The French journalist taking on the transgender movement: An interview with Dora Moutot

The transgender movement’s cultural Blitzkrieg swept the elite institutions of the West in less than a decade, but their hold on the public imagination has always been far more tenuous. It is one thing to get academics and activists to believe that the phrase “her penis” makes perfect sense; it is quite another to condition ordinary people into believing that. Consequently, the transgender movement has attempted to enforce their agenda by government totalitarianism on one side, and street-level violence on the other.

This is not hyperbole. Vassilis Tsiartas, widely considered to be one of the greatest Greek soccer stars of all time, was convicted in 2022 of “transphobic” social media posts and given a 10-month suspended prison sentence and 5,000 euro fine for “violence or hatred for reasons of gender identity.” Norwegian filmmaker and actress Tonje Gjevjon was criminally investigated for stating that men cannot be lesbians; her compatriot, the feminist Christina Ellingsen, was investigated for saying that men cannot become women.

As a result, we have seen a strange, diverse group of dissidents spring up in opposition to the transgender movement—feminists, social conservatives, professional athletes, famous authors, parents, and ordinary people who found themselves facing demands to do things they could not do or say things they could not say. One of those dissidents is French journalist Dora Moutot. In 2022, she was invited to debate “France’s first transgender mayor,” Marie Cau, on TV. During the debate, she was heckled and insulted, but stuck to the facts: Cau was a male with feminine tastes, not a woman.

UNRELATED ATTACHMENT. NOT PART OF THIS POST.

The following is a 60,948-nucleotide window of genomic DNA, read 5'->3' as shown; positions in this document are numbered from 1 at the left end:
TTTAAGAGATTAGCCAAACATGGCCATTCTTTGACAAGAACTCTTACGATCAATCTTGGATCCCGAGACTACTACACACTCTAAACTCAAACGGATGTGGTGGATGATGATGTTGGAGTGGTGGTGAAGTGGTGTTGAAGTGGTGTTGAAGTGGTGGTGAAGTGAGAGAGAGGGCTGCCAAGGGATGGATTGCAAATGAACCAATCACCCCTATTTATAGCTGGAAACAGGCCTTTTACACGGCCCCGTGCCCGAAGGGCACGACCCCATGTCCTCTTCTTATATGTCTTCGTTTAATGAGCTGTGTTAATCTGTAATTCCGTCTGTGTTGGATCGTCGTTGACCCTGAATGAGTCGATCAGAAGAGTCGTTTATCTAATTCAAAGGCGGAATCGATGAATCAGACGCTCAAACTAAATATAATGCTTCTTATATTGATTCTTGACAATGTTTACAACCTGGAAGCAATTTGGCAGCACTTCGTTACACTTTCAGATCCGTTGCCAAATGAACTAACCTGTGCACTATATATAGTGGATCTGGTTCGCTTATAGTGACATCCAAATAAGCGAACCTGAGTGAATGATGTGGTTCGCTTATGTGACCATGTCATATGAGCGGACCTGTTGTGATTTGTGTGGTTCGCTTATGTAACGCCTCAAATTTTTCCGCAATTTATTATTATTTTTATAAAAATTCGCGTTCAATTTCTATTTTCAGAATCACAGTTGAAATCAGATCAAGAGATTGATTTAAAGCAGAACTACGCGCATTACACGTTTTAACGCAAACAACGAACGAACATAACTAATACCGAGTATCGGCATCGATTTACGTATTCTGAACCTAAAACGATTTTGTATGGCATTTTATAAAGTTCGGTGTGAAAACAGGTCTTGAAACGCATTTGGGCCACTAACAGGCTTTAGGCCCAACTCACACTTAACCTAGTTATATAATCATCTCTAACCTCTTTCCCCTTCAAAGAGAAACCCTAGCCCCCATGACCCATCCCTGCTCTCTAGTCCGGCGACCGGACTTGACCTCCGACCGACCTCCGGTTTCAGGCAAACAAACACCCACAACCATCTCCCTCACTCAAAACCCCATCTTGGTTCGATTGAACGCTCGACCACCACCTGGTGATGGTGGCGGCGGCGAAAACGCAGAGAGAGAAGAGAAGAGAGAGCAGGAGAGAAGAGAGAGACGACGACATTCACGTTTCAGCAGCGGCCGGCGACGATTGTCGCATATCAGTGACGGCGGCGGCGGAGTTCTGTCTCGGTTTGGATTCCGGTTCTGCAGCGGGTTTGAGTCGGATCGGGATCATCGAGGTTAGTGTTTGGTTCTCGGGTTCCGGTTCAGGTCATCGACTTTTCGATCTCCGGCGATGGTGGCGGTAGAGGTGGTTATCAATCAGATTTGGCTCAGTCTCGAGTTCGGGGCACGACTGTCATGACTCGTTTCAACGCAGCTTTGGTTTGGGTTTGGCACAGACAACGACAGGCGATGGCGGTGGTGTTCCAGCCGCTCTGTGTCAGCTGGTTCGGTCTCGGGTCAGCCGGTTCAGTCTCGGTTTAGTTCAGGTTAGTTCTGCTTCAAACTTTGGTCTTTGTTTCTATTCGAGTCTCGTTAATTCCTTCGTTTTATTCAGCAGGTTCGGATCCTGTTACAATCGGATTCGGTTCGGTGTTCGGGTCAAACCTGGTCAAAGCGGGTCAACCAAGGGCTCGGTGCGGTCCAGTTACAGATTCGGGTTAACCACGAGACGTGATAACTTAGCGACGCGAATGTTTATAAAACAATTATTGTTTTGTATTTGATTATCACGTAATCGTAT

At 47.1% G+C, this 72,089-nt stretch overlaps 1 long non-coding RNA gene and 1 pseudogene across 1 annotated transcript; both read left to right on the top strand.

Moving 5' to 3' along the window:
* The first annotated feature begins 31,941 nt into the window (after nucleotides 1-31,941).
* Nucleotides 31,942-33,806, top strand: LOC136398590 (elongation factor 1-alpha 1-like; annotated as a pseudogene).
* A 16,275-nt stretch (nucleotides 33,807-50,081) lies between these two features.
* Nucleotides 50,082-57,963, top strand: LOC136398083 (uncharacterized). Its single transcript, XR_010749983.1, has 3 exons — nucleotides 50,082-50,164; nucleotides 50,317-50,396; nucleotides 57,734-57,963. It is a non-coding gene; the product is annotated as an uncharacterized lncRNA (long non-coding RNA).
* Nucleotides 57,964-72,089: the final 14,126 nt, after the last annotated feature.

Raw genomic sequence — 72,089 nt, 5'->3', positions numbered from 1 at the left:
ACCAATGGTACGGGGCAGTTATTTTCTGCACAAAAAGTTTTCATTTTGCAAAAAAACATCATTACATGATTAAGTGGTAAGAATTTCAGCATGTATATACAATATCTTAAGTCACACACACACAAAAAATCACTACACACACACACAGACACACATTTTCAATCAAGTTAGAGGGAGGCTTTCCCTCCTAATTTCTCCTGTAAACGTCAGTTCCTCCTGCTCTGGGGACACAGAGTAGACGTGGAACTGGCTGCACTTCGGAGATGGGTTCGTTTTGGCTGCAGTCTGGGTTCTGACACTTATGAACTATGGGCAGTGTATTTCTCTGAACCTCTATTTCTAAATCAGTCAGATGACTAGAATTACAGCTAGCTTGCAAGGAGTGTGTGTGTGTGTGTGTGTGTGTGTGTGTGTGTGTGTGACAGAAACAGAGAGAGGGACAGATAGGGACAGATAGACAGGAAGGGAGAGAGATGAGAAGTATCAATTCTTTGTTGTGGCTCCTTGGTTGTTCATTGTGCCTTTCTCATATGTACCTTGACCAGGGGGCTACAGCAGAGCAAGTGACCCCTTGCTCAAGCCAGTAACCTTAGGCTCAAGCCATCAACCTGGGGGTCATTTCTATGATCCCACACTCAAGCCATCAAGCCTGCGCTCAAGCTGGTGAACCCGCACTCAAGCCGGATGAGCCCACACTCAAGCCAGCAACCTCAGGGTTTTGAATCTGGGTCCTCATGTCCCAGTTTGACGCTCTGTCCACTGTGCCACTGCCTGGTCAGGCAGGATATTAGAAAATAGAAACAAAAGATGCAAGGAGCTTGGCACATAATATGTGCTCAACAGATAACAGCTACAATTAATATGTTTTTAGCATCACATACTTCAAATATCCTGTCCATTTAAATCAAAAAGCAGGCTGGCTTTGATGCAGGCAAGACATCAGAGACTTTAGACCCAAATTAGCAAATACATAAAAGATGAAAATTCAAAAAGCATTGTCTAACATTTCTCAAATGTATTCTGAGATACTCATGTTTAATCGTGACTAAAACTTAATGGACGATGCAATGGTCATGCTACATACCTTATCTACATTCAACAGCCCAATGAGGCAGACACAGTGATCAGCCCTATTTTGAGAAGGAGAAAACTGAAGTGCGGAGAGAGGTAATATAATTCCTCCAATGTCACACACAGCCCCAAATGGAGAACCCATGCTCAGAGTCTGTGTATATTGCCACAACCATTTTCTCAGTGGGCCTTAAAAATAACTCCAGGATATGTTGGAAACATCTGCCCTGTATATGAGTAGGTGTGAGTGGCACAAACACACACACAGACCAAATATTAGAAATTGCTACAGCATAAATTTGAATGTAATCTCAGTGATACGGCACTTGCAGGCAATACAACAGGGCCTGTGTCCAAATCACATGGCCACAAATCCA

The backlash was immediate. The French minister for “gender equality, diversity, and equal opportunities” claimed on Twitter that Moutot’s “words are very violent” and invited Cau to meet with her. Moutot received the treatment that trans activists mete out to any woman who dares to question their delusions—threats of violence and even death. Two LGBT organizations also lodged legal complaints against her on the basis of her public statements. Taking dissidents to court has proven an effective way of cowing them into silence.

This tactic proved ineffective when it came to Moutot. Instead, her experience has created an even more committed opponent of gender ideology. Earlier this year, a book she co-authored with Marguerite Stern was published, titled Transmania: Investigation into the Abuses of Transgender Ideology (Hélène de Lauzun reviewed it for TEC here). Trans activists have targeted her with particular vitriol—one suspects that men attempting to present as women and failing experience a special rage for beautiful young women who will not stop pointing out glaringly obvious truths.

Moutot agreed to a wide-ranging interview with TEC.

What was your youth like, and what would you say were some of your defining influences?